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I think "they" are watching their job closely and they're putting pressure on their bosses to go on sale early and hard, so they can get their numbers up, and because they have no understanding or really care about margins and the effect those sales have on the survival of the company. Their job performance metrics first, then we'll see if it kills the enterprise.
I think that ill-founded attempts at quantification of performance plague pretty much all industries. It certainly has for the industries that I've been involved in in either a direct or indirect capacity: academia, advertising, retail, and especially in larger organizations, over reliance on garbage metrics to reach garbage goals lead to some real crap incentive structures which leads to garbage performance being rewarded, and sometimes, good performance and performers being punished. There probably ought to be many more control cases constraining the modeled results, and many more active checks on the models as well, though the latter often just results in a proliferation of metrics of dubious value.
 

usctrojans31

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The now former Barneys CEO was named Chief Brand Officer at Tiffany's. Reward for running one business into the ground? Fall upwards into a better job.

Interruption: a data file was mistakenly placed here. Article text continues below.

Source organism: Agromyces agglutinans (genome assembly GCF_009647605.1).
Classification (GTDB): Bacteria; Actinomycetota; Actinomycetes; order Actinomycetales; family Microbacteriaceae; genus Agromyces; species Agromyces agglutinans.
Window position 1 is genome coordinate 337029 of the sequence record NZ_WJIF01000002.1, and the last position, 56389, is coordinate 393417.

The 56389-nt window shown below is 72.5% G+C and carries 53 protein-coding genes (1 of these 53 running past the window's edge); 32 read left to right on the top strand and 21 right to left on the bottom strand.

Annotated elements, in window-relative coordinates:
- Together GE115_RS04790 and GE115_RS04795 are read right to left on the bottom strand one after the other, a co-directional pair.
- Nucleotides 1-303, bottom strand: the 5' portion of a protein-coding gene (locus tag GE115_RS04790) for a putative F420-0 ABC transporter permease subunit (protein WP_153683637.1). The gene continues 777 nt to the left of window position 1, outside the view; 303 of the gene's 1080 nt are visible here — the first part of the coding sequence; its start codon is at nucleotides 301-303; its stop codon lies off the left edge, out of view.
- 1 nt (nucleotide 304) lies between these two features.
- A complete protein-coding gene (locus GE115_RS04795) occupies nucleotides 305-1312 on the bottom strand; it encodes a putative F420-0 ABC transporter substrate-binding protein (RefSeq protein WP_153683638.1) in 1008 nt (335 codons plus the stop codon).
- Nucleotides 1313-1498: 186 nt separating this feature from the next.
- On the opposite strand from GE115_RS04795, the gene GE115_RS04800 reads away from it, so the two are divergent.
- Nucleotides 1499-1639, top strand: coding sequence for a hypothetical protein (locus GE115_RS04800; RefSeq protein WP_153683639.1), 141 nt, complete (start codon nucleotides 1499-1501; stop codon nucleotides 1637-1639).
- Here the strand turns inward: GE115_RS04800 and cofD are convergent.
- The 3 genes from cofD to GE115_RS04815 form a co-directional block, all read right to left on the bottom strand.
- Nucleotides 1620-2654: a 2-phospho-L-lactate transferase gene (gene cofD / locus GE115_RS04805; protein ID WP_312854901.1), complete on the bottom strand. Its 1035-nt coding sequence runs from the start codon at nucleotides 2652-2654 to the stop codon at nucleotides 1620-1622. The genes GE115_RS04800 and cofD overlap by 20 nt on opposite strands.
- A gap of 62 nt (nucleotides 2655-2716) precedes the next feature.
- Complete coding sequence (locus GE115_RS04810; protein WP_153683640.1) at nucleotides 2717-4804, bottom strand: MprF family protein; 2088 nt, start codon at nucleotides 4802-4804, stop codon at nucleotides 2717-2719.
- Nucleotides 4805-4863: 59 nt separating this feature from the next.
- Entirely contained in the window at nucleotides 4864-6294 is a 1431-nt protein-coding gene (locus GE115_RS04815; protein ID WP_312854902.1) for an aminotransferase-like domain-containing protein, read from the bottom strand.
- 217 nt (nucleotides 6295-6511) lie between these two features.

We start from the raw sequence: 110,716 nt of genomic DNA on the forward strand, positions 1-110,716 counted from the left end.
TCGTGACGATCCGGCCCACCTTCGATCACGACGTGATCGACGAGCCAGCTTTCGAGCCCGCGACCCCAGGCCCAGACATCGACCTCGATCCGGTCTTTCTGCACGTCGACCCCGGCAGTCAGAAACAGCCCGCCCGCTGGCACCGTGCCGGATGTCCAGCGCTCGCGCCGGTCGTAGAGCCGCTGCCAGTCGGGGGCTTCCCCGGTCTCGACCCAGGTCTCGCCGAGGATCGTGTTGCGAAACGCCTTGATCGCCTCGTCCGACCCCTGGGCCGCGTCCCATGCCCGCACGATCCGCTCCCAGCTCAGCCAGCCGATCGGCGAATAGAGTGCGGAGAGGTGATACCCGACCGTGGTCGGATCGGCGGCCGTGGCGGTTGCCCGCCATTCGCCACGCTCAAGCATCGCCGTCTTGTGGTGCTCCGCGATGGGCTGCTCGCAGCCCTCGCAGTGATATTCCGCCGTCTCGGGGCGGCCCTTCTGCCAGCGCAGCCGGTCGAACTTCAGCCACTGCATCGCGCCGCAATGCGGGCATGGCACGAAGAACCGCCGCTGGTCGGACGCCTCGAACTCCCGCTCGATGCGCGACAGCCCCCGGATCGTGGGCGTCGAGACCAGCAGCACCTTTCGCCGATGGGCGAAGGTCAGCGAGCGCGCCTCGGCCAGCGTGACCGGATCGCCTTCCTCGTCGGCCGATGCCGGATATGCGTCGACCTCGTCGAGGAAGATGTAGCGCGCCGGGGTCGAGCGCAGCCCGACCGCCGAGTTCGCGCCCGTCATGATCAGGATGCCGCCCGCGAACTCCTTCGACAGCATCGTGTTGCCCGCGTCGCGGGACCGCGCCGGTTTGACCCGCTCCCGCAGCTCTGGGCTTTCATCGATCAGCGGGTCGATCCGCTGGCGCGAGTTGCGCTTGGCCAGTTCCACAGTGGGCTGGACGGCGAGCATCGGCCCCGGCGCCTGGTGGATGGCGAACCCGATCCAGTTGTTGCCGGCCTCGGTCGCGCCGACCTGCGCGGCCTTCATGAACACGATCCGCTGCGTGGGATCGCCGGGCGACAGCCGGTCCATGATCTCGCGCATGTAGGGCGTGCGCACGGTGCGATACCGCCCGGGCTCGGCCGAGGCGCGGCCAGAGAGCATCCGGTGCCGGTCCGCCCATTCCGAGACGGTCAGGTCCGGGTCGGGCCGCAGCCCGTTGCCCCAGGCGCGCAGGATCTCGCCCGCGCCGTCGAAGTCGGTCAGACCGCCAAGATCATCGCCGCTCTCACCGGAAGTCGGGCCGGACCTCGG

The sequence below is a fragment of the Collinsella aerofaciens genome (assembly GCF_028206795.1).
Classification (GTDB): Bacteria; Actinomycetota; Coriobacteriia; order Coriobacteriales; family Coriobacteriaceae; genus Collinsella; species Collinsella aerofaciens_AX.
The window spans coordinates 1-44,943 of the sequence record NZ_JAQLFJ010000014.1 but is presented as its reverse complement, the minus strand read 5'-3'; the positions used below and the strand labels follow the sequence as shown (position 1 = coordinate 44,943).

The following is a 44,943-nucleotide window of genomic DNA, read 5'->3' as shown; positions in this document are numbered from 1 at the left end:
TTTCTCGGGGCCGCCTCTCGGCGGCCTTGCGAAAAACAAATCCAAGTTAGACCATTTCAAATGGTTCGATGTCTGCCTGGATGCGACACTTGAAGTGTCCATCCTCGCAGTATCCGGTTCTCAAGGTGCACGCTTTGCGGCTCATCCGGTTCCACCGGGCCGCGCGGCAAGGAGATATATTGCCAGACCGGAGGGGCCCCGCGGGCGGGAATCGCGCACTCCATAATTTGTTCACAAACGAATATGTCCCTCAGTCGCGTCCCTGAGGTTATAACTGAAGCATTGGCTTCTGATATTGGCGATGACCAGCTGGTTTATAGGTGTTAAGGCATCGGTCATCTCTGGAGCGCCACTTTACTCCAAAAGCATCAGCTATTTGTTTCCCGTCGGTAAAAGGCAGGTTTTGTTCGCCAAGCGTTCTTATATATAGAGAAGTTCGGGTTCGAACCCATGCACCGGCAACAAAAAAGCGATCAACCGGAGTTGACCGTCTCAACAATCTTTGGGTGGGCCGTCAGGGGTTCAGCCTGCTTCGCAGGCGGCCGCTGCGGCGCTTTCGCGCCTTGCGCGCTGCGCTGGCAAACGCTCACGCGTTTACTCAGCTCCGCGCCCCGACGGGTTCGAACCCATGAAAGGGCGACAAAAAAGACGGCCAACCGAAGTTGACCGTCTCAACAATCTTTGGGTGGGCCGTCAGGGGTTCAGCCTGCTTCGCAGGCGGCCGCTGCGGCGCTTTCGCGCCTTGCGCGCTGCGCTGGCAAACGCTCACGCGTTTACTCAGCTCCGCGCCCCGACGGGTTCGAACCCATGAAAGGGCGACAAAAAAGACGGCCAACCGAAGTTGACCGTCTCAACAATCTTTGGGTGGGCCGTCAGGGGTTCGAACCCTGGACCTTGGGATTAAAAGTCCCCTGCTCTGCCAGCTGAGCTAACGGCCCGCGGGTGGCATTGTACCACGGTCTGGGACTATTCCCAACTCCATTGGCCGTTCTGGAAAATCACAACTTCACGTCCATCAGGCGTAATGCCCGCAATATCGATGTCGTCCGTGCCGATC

Proleet

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The now former Barneys CEO was named Chief Brand Officer at Tiffany's. Reward for running one business into the ground? Fall upwards into a better job.
this unfortunately happens a lot...once people have reached that level they slide into the next cushy job once they get canned. They defend their stupid pay by saying they are more at risk but that’s simply not the reality...
 

am55

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I hear you. Everyone likes a deal. And sales have their purpose, and sale shoppers help retailers for that purpose.

It's very difficult in large (or small) organizations to align performance metrics with the overall success of the organization - so when you see retailers panic and slash early and hard, it's usually driven by the sales team, which gets paid based on revenue and sell-through data, not on whether that is sound from a margin and profitability perspective. In theory, upper management should be balancing that, but I think that panic always wins and short term revenue numbers are more palpable than long-term risk.
What I've observed in Asia in the last decade at least, is that the easy availability of funding, but conditional on growth numbers, has made it very attractive to squeeze everything you can out of end of month numbers. Once you present a certain narrative well, many options become available that weren't before. In that sense it is rational management. I've definitely seen a number of "long term, healthy growth" type companies get their market eaten from under them by companies raising a round every 6 months, including in fashion.